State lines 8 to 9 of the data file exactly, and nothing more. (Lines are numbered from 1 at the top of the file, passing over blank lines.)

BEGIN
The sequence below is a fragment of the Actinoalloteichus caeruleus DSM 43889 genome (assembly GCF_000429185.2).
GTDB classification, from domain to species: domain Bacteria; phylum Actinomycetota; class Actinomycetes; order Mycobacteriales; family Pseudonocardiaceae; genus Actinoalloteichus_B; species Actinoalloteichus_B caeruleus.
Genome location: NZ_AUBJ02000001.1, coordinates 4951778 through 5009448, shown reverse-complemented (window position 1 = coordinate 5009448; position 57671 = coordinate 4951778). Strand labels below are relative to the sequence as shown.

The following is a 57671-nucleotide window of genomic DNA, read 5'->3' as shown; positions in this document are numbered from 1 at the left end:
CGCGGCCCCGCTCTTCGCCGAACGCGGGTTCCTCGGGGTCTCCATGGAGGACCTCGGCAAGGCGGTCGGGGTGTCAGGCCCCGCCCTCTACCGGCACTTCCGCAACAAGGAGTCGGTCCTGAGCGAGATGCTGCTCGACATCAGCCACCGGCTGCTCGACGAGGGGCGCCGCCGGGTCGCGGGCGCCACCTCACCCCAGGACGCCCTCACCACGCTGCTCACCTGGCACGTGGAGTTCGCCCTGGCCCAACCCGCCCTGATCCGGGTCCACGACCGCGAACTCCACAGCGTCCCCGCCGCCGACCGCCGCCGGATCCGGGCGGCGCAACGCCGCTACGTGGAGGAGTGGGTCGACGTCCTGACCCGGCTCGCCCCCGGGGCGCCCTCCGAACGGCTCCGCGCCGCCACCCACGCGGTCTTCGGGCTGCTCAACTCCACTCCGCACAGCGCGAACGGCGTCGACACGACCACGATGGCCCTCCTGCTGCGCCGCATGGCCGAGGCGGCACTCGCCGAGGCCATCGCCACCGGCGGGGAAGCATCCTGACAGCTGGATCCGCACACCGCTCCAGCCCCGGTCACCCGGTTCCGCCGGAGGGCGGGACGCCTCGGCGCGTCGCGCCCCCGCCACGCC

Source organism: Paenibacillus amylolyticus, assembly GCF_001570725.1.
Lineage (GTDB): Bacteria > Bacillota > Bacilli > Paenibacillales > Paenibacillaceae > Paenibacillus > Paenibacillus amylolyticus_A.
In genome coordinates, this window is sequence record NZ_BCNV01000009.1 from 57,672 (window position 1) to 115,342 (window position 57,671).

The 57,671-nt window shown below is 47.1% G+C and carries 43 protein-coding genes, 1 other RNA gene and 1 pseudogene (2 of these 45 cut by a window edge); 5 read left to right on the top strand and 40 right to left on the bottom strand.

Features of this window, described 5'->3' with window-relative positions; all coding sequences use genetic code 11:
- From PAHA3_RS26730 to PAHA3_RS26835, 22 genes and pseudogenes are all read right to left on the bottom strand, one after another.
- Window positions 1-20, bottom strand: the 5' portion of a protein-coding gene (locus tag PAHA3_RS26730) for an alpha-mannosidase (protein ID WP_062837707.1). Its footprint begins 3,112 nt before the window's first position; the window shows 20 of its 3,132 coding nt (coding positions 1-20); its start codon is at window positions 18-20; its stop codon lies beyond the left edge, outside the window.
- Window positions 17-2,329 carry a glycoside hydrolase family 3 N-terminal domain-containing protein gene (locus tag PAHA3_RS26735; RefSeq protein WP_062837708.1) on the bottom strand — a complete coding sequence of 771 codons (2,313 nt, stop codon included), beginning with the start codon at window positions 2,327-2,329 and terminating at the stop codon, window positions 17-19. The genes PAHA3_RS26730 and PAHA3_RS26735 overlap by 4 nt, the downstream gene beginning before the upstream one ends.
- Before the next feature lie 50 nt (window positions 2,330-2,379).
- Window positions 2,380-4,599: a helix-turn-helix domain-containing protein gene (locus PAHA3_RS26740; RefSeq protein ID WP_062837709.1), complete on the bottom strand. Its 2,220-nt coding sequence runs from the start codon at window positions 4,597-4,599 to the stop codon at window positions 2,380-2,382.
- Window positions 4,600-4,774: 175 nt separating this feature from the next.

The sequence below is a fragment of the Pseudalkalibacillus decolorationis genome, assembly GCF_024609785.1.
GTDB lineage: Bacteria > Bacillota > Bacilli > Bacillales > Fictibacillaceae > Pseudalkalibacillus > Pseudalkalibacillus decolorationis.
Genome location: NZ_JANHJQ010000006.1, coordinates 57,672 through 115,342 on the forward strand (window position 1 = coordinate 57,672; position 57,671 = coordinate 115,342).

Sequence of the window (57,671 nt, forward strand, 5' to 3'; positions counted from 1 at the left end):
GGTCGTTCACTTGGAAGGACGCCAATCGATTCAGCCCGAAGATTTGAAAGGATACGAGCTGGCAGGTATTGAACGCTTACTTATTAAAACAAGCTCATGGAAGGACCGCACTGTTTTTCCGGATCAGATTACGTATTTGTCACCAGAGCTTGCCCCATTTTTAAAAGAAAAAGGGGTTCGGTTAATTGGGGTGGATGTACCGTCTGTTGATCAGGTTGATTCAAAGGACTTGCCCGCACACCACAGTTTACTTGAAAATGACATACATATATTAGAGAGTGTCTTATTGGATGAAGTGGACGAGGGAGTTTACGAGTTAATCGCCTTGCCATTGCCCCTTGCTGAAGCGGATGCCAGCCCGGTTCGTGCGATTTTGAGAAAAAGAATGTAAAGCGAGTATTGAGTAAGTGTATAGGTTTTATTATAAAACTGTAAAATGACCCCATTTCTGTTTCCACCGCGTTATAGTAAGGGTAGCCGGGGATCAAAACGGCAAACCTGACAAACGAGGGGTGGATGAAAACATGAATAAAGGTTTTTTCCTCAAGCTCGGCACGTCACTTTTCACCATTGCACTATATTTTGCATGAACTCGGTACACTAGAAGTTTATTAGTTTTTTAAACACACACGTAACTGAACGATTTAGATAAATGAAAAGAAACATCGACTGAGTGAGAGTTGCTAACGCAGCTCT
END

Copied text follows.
In genome coordinates, this window is sequence record NZ_BCNV01000009.1 from 57,672 (window position 1) to 115,342 (window position 57,671).

The 57,671-nt window shown below is 47.1% G+C and carries 43 protein-coding genes, 1 other RNA gene and 1 pseudogene (2 of these 45 cut by a window edge); 5 read left to right on the top strand and 40 right to left on the bottom strand.